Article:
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Easier Said Than Done: Why This Change on Eth 2.0 Would Require ‘Immense’ Work

CoinDesk’s Christine Kim and Consensys’ Ben Edgington discuss the activation of EIP 1559 on Ethereum’s test network Ropsten and two potential protocol-level changes impacting Ethereum 2.0 validators.

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In this week’s episode, CoinDesk’s Christine Kim and Consensys’ Ben Edgington discuss the activation of EIP 1559 on Ethereum’s test network Ropsten and two potential protocol-level changes impacting Ethereum 2.0 validators.

This episode is sponsored by Unique One Network and Mimo.

The London upgrade containing Ethereum’s fee market change, otherwise known as Ethereum Improvement Proposal (EIP) 1559, was activated Friday, June 25, on the Ropsten test network.

Kim noted early statistics about the activation of London on Ropsten, saying, “It looks like about over 80,000 testnet ETH was taken out of circulation, that is burned, as a result of EIP 1559. And the base fee, which is this new mandatory minimum fee payment required to send a transaction … was trending at about 100 gwei.”

If these figures were also seen on Ethereum after activation of London, it would mean average fee payments at minimum double from roughly 50 gwei to 100 gwei and about 30% of new coin issuance gets counterbalanced on the network through fee burning.

Edgington warned these figures shouldn’t be taken too seriously as the high gas prices on Ropsten are partially a result of deliberate spamming in efforts to battle test the upgrade for main network deployment.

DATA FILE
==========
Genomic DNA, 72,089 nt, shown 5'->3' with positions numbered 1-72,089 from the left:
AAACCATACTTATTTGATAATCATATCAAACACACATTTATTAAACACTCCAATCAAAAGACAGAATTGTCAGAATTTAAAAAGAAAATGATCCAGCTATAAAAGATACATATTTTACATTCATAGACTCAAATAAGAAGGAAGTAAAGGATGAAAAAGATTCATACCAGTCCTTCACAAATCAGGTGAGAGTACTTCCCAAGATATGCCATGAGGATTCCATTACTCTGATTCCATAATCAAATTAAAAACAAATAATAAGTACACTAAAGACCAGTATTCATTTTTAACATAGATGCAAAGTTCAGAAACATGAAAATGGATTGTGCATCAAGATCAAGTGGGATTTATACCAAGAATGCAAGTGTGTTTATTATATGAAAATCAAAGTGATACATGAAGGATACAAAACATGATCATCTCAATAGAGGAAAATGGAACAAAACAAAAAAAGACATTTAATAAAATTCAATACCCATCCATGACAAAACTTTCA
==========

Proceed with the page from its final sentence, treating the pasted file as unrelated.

“Also, Ropsten ETH is free, right? It’s costless. It’s testnet ETH. Sending a million transactions costs nothing except a bit of time so it differs from mainnet in that respect as well,” said Edgington.

Looking further down the road to upgrades on the Ethereum 2.0 Beacon Chain, Edgington and Kim discussed the recurring idea to potentially lower the amount of ETH required to become a network validator. While this would make it less costly for users to validate and earn rewards on Eth 2.0, it would also require an “immense” engineering effort on the part of protocol developers, according to Edgington.

“You can’t just change it to 16 ETH because what about all the people who have already got 32 ETH staked. They now have two validator entities. What a nightmare,” he said.

Kim also noted that changing the required amount of ETH for validators would not be a long-term solution for encouraging a greater number of validators given the price volatility of the crypto asset, as well as the protocol-level decisions that still need to be made about the overall size of the Eth 2.0 network.

Edgington and Kim also touched on the recent dispute between cryptocurrency custody provider Fireblocks and Eth 2.0 staking pool StakeHound. For the full overview on the dispute and what Eth 2.0 developers are considering to help users in similar situations, listen to this week’s episode of “Mapping Out Eth 2.0.”

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